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Combermere Abbey undergoes astonishing 25-year makeover

Combermere Abbey undergoes astonishing 25-year makeover Credit: Paul Crone

Nearly 25 years in the making, the restoration of Combermere Abbey is almost complete.

The ambitious restoration project lead by owner Sarah Callander-Beckett will see doors open to the public for the first time in the abbey's history.

'Lady of the Manor', Sarah Callander Beckett, has been the driving force behind the project since inheriting the building in 1992 and has worked tirelessly for 20 years to raise the £2 million needed to complete the project to the high standard required.

Sarah took on the mammoth project later in life and previously worked as international PR director for Laura Ashley. Sarah's story presents a number of unique aspects; she is the sole heir to the abbey, having inherited directly from her mother.

Combermere Abbey undergoes astonishing 25-year makeover Credit: Paul Crone

Guided by the support of other women undertaking the same challenges in their own estates across the UK, along with the aid of her husband, she has successfully undertaken the restoration of the abbey which plans to open its doors in April 2016 for the first time to the public, in a move to diversify the estate's income and secure its future for generations to come.

Combermere Abbey began life as a Cistercian monastery in 1133, was dissolved under Henry VIII, rebuilt as a Tudor mansion and, in the late 1820’s remodelled in the then popular gothic style by Sir Stapleton Cotton, before finally becoming a home after being bought by Sir Kenneth Crossley following the First World War. Not only has the architectual fabric of the building changed over the centuries, but it has also recieved several royal and other notable visitors over the years including The Duke of Wellington and William of Orange.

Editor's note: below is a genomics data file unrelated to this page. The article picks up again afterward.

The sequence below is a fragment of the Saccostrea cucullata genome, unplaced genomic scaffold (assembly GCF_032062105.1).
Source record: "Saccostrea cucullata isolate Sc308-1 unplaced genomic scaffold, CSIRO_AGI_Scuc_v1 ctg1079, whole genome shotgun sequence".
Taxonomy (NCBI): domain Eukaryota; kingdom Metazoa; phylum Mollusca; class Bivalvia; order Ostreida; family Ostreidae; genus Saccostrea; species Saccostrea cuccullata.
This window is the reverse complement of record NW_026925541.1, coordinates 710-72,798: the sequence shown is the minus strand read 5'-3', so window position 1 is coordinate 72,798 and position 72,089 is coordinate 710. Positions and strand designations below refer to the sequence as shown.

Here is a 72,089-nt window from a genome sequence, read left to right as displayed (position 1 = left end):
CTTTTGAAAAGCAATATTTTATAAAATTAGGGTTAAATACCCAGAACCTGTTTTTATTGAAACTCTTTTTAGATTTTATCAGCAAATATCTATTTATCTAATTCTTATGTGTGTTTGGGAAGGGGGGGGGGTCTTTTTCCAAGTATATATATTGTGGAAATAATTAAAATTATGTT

Combermere Abbey undergoes astonishing 25-year makeover Credit: Paul Crone

Another character who has played a key role in the project is Sarah's Archivist, Steven Myatt. Sarah's family did not acquire any records and archives generally found in old historic houses so Steven, a keen biker and classic car restorer, who has undertaken many research tasks throughout his working life as a features writer, magazine publisher and most recently, novelist, was employed to delve into the depths of Combermere’s ancestry and tales.

Sarah said:

Starting from scratch it has been a mammoth task putting the jigsaw pieces together but the project has offered a wonderful and unique opportunity to actually uncover and record the early archaeological history of the house and to set it in its proper social context both locally and nationally.

– Sarah Callander-Beckett